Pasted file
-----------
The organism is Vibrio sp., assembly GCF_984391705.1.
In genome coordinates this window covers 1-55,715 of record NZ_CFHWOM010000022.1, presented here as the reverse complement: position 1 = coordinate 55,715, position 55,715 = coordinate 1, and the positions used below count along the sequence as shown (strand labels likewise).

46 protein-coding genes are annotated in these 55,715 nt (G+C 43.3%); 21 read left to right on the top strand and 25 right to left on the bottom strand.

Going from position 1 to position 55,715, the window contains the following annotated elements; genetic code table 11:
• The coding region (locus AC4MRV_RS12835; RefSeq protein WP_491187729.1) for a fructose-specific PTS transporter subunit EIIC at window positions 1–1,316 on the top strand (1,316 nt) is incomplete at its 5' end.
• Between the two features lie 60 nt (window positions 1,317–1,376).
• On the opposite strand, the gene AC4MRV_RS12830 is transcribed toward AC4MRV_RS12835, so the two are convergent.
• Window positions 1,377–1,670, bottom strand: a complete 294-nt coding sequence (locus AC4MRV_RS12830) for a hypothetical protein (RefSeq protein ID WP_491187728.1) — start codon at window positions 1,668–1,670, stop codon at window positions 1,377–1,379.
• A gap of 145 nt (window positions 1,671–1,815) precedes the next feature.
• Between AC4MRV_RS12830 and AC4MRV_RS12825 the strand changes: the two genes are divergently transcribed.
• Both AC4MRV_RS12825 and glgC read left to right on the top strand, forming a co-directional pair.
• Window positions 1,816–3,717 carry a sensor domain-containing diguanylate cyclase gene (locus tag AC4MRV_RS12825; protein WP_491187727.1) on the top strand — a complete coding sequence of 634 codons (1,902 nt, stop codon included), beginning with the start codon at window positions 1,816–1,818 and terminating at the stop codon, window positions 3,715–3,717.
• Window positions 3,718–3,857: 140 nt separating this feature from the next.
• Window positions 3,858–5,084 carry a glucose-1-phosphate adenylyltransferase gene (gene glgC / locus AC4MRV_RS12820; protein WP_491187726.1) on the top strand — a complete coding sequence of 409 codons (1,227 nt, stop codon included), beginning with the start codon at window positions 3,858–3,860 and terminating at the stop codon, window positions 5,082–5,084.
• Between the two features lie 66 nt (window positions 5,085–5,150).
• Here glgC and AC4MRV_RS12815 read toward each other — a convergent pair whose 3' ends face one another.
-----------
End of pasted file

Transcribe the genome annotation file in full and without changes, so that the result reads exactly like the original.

The organism is Vibrio sp., assembly GCF_984391705.1.
In genome coordinates this window covers 1-55,715 of record NZ_CFHWOM010000022.1, presented here as the reverse complement: position 1 = coordinate 55,715, position 55,715 = coordinate 1, and the positions used below count along the sequence as shown (strand labels likewise).

46 protein-coding genes are annotated in these 55,715 nt (G+C 43.3%); 21 read left to right on the top strand and 25 right to left on the bottom strand.

Going from position 1 to position 55,715, the window contains the following annotated elements; genetic code table 11:
• The coding region (locus AC4MRV_RS12835; RefSeq protein WP_491187729.1) for a fructose-specific PTS transporter subunit EIIC at window positions 1–1,316 on the top strand (1,316 nt) is incomplete at its 5' end.
• Between the two features lie 60 nt (window positions 1,317–1,376).
• On the opposite strand, the gene AC4MRV_RS12830 is transcribed toward AC4MRV_RS12835, so the two are convergent.
• Window positions 1,377–1,670, bottom strand: a complete 294-nt coding sequence (locus AC4MRV_RS12830) for a hypothetical protein (RefSeq protein ID WP_491187728.1) — start codon at window positions 1,668–1,670, stop codon at window positions 1,377–1,379.
• A gap of 145 nt (window positions 1,671–1,815) precedes the next feature.
• Between AC4MRV_RS12830 and AC4MRV_RS12825 the strand changes: the two genes are divergently transcribed.
• Both AC4MRV_RS12825 and glgC read left to right on the top strand, forming a co-directional pair.
• Window positions 1,816–3,717 carry a sensor domain-containing diguanylate cyclase gene (locus tag AC4MRV_RS12825; protein WP_491187727.1) on the top strand — a complete coding sequence of 634 codons (1,902 nt, stop codon included), beginning with the start codon at window positions 1,816–1,818 and terminating at the stop codon, window positions 3,715–3,717.
• Window positions 3,718–3,857: 140 nt separating this feature from the next.
• Window positions 3,858–5,084 carry a glucose-1-phosphate adenylyltransferase gene (gene glgC / locus AC4MRV_RS12820; protein WP_491187726.1) on the top strand — a complete coding sequence of 409 codons (1,227 nt, stop codon included), beginning with the start codon at window positions 3,858–3,860 and terminating at the stop codon, window positions 5,082–5,084.
• Between the two features lie 66 nt (window positions 5,085–5,150).
• Here glgC and AC4MRV_RS12815 read toward each other — a convergent pair whose 3' ends face one another.